Case Report A 59-year-old woman with no relevant past medical history was referred to the Outpatient Clinic due to iron-deficiency anemia (minimum hemoglobin level of 6.8g/dL). Upper endoscopy showed a large smooth-surfaced polypoid lesion occupying most of the duodenal bulb (Figure 1). Ileocolonoscopy was normal. Figure 1. Upper endoscopy showed a large polypoid lesion covered with intact mucosa in the duodenal bulb. Endoscopic ultrasound (EUS) revealed a 36x24mm heterogeneous mixed echoic submucosal lesion with multiple cystic areas (Figure 2a), with a 14mm thick short pedicle (Figure 2b) and a feeding artery on color Doppler. Figure 2. EUS showed a larged mixed echoic submucosal lesion with cystic areas (Figure 2a), with a short pedicle (Figure 2b). Quiz Discussion Bite-on-bite biopsies were taken where Brunner’s glands hyperplasia was identified. Resection of the lesion with a hot snare after submucosal injection of diluted adrenaline was performed, without complications (Figure 3). Histopathologic diagnosis was Brunner’s gland hamartoma (Figure 4).Figure 3. Endoscopically ressected specimen. Figure 4. Photomicrograph of Brunner’s gland hamartoma. On 6-months follow-up, the patient has no anemia. Brunner’s gland hamartomas are rare and benign tumors that occur mainly in the bulb, with less than 200 cases reported in the literature1. Most cases have been reported between the ages of 50 and 60 years, with no gender predominance2. They consist of abnormal proliferation of Brunner’s glands embedded in a fibrous stroma with bundles of smooth muscle and cystic dilated ducts1. Hyperplasia is the designation for lesions smaller than 5mm, which can be diffuse […]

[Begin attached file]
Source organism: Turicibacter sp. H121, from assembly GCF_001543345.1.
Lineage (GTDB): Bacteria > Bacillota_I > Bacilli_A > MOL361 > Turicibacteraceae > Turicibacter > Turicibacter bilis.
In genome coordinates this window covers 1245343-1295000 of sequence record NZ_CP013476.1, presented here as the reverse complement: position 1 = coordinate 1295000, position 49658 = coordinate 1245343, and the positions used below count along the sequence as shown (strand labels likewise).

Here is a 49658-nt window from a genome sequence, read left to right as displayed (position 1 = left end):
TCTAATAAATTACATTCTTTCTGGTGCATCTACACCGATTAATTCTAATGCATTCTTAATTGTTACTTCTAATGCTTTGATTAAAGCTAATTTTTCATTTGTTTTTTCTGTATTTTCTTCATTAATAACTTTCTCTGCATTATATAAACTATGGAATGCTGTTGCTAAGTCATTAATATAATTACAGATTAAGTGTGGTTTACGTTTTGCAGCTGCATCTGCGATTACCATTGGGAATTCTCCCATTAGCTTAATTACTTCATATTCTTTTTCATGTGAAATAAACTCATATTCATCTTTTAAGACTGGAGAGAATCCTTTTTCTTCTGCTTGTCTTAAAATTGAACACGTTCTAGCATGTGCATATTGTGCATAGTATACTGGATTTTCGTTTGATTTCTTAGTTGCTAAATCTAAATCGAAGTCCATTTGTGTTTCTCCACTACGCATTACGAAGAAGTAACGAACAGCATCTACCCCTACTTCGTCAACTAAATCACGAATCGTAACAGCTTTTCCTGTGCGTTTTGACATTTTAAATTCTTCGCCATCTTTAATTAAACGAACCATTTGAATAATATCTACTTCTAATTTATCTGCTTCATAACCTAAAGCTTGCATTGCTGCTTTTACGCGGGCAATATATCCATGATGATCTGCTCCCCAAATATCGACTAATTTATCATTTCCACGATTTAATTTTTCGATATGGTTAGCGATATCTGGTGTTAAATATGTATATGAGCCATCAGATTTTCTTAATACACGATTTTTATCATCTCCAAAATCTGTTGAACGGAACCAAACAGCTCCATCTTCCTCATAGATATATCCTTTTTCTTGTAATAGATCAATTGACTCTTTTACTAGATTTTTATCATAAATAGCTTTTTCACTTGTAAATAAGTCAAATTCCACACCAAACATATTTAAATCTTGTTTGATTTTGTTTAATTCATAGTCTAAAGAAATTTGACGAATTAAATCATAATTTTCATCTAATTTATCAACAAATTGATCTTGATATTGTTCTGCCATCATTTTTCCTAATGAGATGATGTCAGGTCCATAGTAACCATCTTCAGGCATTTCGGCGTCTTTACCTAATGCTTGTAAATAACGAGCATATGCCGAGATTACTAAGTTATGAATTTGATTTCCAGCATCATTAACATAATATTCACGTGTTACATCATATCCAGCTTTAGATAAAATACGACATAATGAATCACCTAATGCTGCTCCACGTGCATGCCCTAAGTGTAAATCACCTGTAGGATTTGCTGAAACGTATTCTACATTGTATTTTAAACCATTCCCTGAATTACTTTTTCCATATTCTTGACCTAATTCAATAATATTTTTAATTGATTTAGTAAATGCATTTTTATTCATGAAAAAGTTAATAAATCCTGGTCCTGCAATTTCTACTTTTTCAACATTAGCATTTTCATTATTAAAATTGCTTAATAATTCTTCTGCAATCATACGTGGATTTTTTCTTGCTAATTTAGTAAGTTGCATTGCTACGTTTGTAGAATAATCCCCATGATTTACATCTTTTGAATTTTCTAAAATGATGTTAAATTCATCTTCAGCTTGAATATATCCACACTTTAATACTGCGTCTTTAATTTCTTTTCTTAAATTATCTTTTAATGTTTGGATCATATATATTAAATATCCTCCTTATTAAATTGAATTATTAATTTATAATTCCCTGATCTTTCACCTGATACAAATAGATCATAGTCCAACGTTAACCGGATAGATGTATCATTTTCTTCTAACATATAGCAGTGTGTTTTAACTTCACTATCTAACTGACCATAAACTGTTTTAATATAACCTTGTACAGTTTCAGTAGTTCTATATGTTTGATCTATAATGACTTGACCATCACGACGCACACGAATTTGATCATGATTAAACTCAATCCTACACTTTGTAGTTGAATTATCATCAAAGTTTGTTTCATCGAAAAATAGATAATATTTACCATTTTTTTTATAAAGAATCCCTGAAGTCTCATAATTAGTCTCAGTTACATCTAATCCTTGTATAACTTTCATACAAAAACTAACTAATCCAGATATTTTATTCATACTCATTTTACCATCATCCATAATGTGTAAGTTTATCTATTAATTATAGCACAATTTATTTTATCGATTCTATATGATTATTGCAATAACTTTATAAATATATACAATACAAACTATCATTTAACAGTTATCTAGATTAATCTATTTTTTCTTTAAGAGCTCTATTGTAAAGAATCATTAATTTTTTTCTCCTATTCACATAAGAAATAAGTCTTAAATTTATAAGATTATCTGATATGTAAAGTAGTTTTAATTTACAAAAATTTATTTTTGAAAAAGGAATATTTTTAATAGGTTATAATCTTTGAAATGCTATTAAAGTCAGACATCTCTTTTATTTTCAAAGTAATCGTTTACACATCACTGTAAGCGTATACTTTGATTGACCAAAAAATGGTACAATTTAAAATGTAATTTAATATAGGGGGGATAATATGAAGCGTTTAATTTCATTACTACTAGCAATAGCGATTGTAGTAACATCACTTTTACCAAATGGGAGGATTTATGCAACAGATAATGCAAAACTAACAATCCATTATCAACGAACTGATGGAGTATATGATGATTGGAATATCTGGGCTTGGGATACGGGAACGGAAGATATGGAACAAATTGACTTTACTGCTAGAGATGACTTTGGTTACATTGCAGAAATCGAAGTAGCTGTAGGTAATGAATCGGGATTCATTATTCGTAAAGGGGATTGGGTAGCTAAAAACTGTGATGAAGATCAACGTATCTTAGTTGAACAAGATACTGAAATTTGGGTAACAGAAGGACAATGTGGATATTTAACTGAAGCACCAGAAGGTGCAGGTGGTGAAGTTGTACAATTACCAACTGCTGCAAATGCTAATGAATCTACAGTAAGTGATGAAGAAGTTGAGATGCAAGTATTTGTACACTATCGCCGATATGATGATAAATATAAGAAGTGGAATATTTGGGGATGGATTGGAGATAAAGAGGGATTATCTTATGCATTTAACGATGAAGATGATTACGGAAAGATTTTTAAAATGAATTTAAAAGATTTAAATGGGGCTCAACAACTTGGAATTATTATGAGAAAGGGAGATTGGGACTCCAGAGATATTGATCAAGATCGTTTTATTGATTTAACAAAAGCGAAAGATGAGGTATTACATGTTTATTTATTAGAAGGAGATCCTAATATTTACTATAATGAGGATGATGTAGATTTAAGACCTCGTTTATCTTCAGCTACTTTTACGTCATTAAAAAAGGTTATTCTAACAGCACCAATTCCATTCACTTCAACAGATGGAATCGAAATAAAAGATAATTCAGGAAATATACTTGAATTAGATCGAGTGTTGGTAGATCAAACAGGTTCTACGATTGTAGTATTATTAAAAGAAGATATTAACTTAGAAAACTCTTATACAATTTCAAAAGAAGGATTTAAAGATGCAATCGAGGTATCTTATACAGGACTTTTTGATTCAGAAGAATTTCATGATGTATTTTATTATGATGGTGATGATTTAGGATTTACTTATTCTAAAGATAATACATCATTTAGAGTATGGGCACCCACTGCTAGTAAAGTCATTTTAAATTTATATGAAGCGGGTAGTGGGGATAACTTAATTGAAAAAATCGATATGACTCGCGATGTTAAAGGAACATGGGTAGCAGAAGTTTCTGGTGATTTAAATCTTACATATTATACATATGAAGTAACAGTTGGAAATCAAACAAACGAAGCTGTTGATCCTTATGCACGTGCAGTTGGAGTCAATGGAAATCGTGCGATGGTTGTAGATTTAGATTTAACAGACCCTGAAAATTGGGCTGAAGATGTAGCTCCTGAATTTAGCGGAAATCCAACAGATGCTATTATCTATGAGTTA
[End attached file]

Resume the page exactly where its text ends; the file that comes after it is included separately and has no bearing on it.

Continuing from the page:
US Quiz of the Month
Instructions for Authors
US Quiz of the Month presents one or more striking ultrasound images in Gastroenterology that are meant to be a didactic challenge to readers. The clinical case is presented as unknown, with the diagnosis hinging on the correct interpretation and integration of the image and clinical data. Each month a new case is presented.
Manuscript must be sent as a Microsoft Word document to firstname.lastname@example.org and must follow the instructions below:
• Title: title cannot reveal diagnosis.
• Authors: maximum 5 authors. provide authors’ name and filiation.
• Structure: Case description; Multiple choice question (5 choices); Discussion; References.
• Word Count: maximum 600 words, excluding figure and video legends and references.